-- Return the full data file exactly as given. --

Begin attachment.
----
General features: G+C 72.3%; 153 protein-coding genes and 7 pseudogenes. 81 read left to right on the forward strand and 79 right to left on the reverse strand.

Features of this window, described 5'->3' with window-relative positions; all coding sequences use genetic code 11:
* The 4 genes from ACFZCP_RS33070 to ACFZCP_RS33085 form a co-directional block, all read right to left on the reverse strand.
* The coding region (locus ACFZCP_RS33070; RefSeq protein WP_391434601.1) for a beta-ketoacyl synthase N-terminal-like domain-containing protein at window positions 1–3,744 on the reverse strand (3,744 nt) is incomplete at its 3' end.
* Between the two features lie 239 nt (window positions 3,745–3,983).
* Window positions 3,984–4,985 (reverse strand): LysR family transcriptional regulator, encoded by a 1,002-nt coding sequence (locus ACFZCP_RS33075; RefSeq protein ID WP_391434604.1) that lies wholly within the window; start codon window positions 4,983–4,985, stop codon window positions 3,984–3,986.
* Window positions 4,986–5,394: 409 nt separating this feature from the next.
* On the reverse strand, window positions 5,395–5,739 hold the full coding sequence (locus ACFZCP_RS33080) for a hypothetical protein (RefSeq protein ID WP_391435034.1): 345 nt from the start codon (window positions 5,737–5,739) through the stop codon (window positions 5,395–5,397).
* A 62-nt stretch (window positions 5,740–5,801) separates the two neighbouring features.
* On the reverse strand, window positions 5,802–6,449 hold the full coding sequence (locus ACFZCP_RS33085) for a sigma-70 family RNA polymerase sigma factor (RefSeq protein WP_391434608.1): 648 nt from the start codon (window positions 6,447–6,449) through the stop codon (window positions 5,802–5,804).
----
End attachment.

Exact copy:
General features: G+C 72.3%; 153 protein-coding genes and 7 pseudogenes. 81 read left to right on the forward strand and 79 right to left on the reverse strand.

Features of this window, described 5'->3' with window-relative positions; all coding sequences use genetic code 11:
* The 4 genes from ACFZCP_RS33070 to ACFZCP_RS33085 form a co-directional block, all read right to left on the reverse strand.
* The coding region (locus ACFZCP_RS33070; RefSeq protein WP_391434601.1) for a beta-ketoacyl synthase N-terminal-like domain-containing protein at window positions 1–3,744 on the reverse strand (3,744 nt) is incomplete at its 3' end.
* Between the two features lie 239 nt (window positions 3,745–3,983).
* Window positions 3,984–4,985 (reverse strand): LysR family transcriptional regulator, encoded by a 1,002-nt coding sequence (locus ACFZCP_RS33075; RefSeq protein ID WP_391434604.1) that lies wholly within the window; start codon window positions 4,983–4,985, stop codon window positions 3,984–3,986.
* Window positions 4,986–5,394: 409 nt separating this feature from the next.
* On the reverse strand, window positions 5,395–5,739 hold the full coding sequence (locus ACFZCP_RS33080) for a hypothetical protein (RefSeq protein ID WP_391435034.1): 345 nt from the start codon (window positions 5,737–5,739) through the stop codon (window positions 5,395–5,397).
* A 62-nt stretch (window positions 5,740–5,801) separates the two neighbouring features.
* On the reverse strand, window positions 5,802–6,449 hold the full coding sequence (locus ACFZCP_RS33085) for a sigma-70 family RNA polymerase sigma factor (RefSeq protein WP_391434608.1): 648 nt from the start codon (window positions 6,447–6,449) through the stop codon (window positions 5,802–5,804).